Dental fillings and fissures seals
When a tooth is compromised by decay, the decayed tooth structure is removed and a filling is used to restore the tooth back to its original shape and function.
What is a filling?
Once decay has taken hold in a tooth, it will continue to damage more and more of the tooth, becoming more painful until treated by a dentist. A filling repairs the damage caused by decay and stops any more bacteria from entering the tooth. Fillings can be made of a number of different materials and can be used to repair any tooth in the mouth.
Types of fillings
What is the procedure?
First and foremost, thanks to modern anaesthetics and the way they are administered, getting a filling is virtually painless.
We will start by numbing the tooth and the area around it and then removing any decay with either a drill, air abrasion unit or a laser. The objective is to leave as much sound, natural tooth structure as possible. The cavity will then be disinfected and dried before a filling material (usually composite resin) is put in place. Once the material has hardened, we will shape it to look and feel just like a natural tooth.
Sometimes the pits and fissures in the back teeth are so deep that it is impossible for the bristles of a toothbrush to keep the surface clean. This can make it a breeding ground for bacteria which can result in decay. We may apply a dental sealant, commonly known as a fissure seal, to fill the pits and fissures and act as a barrier to plaque, bacteria and food debris.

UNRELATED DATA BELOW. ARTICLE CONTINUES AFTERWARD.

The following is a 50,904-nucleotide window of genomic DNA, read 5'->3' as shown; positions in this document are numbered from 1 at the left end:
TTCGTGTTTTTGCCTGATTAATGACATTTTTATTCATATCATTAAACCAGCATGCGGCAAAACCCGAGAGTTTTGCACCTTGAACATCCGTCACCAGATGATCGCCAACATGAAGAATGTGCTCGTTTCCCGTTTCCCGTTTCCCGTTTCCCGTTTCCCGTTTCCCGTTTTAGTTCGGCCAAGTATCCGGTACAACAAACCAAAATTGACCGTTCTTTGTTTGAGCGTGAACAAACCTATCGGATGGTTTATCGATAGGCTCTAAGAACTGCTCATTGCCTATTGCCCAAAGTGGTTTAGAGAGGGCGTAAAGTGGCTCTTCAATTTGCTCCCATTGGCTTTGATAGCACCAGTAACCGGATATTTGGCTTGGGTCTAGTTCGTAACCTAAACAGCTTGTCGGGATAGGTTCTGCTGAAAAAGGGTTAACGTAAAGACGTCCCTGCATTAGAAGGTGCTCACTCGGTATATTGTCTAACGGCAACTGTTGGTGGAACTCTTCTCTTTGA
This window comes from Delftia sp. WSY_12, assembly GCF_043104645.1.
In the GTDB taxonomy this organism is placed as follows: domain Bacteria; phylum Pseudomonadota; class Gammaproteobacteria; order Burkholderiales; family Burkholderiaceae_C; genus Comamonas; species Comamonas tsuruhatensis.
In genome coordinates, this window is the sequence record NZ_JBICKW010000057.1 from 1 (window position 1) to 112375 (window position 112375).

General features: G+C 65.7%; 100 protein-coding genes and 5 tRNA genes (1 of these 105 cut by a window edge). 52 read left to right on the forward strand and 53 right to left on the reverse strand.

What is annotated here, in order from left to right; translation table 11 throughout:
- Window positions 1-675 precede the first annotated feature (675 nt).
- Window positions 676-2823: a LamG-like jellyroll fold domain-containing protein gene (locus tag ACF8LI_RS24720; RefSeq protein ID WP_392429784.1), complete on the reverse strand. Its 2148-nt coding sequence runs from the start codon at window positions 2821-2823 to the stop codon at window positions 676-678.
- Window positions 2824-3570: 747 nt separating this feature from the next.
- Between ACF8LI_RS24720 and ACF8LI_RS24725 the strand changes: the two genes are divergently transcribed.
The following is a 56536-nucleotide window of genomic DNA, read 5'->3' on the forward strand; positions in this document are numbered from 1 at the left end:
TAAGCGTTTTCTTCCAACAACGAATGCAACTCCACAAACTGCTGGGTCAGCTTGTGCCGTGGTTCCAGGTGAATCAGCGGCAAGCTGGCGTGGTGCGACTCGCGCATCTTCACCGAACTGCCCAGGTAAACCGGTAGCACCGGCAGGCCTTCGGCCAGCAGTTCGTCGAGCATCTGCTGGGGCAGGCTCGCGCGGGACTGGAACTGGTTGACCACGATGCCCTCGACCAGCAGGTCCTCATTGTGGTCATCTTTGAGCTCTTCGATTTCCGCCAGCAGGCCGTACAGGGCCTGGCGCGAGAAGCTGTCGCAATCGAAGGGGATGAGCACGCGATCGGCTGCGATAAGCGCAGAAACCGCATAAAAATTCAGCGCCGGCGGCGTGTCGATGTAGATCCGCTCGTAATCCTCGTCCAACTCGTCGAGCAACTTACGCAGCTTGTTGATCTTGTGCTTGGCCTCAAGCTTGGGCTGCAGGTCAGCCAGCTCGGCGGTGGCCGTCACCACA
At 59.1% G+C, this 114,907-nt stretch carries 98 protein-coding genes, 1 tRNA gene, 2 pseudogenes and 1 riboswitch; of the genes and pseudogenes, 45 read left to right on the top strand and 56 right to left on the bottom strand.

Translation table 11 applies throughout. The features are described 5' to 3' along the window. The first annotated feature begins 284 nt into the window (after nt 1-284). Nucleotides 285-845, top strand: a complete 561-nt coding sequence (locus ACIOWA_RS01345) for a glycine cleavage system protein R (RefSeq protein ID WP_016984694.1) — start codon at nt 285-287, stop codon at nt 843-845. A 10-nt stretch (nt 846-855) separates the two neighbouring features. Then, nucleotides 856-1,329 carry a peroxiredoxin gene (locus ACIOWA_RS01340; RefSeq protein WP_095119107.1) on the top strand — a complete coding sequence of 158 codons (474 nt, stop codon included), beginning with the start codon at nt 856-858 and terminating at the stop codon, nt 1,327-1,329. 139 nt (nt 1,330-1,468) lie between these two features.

How long does a filling last?
Fillings are situated in a warm, wet, bacteria-filled environment and are placed under constant stress and movement. Despite this, the average life of a filling is about 12 years. Sometimes things go wrong and a filling may crack, break or even fall out. However, with a regular oral hygiene regime, the life of a filling is substantial.
When a filling has just been placed, it is advisable not to eat or drink until the anaesthesia has worn off. This can take from one to three hours. Sensitivity to hot and cold drinks may occur for a few days after the procedure. Composite resin is completely cured by the time you leave our practice . As soon as the anaesthetic has worn, you are able to eat, chew and drink as normal.
If you experience any pain or the new filling simply does not feel right, see us immediately.
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Victoria 3123 Australia
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